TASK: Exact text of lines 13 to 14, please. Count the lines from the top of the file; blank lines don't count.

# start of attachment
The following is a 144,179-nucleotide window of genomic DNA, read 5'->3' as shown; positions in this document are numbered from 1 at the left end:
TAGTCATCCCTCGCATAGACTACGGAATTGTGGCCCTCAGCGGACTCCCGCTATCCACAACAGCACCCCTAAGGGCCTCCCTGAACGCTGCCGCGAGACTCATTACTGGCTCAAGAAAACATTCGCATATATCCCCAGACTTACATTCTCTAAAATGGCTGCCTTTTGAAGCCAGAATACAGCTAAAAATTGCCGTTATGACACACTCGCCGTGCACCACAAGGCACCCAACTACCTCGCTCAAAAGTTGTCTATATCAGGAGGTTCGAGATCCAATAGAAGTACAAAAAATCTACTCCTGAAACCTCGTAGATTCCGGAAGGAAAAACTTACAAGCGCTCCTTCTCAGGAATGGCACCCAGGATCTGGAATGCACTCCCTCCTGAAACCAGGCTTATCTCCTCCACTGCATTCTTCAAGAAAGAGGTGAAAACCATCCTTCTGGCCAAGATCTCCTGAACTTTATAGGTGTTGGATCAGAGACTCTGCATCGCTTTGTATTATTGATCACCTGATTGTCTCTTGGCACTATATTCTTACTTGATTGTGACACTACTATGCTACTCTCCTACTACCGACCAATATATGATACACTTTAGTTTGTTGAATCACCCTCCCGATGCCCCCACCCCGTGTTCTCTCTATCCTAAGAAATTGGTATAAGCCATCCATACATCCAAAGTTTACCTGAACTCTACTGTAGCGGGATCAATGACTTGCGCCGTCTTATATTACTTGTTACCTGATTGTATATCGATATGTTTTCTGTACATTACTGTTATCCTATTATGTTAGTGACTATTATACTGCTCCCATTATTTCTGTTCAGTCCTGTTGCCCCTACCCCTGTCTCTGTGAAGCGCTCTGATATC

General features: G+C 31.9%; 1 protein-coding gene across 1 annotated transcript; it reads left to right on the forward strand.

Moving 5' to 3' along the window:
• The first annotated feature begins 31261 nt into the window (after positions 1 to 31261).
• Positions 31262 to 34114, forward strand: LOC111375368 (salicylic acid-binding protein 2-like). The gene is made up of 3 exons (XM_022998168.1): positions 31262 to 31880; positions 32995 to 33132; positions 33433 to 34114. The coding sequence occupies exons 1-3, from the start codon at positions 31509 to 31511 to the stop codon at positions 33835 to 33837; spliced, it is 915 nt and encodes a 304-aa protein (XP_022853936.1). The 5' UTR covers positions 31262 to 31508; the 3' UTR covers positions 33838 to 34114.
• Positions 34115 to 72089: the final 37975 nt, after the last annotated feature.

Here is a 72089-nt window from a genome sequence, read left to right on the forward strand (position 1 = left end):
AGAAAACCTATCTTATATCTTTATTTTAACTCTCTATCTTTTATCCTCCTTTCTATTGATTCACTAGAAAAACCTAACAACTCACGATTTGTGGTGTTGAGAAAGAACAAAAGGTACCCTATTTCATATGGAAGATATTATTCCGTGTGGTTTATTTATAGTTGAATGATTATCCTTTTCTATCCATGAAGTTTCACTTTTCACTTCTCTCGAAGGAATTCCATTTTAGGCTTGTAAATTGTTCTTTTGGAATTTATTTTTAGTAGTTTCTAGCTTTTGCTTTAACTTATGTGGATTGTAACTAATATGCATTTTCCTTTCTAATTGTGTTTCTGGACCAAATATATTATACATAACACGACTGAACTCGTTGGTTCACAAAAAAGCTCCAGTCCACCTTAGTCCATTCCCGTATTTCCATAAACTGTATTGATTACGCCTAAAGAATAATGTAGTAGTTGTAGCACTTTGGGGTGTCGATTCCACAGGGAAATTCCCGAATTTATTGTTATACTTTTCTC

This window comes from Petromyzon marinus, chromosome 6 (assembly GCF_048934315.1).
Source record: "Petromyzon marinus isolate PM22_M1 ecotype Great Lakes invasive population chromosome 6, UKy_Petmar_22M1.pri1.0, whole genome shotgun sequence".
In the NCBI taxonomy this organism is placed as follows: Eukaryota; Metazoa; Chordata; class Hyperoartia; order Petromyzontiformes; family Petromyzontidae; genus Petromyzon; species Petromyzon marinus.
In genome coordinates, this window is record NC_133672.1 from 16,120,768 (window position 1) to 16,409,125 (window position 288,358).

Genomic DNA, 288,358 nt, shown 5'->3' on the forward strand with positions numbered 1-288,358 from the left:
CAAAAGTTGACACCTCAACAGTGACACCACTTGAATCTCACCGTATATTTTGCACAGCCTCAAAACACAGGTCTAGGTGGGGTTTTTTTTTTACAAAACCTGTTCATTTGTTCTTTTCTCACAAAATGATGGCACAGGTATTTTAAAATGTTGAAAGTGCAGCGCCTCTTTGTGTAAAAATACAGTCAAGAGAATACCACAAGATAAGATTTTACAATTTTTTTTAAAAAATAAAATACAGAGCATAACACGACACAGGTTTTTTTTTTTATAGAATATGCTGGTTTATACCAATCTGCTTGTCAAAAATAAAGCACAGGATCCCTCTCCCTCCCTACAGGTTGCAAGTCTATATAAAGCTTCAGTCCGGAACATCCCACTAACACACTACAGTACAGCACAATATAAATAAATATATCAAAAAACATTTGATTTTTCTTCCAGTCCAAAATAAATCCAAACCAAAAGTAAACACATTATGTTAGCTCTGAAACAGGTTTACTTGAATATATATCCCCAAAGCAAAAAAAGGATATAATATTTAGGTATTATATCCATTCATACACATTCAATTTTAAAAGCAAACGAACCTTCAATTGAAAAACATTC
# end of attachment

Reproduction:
In genome coordinates, this window is record NC_133672.1 from 16,120,768 (window position 1) to 16,409,125 (window position 288,358).

Genomic DNA, 288,358 nt, shown 5'->3' on the forward strand with positions numbered 1-288,358 from the left: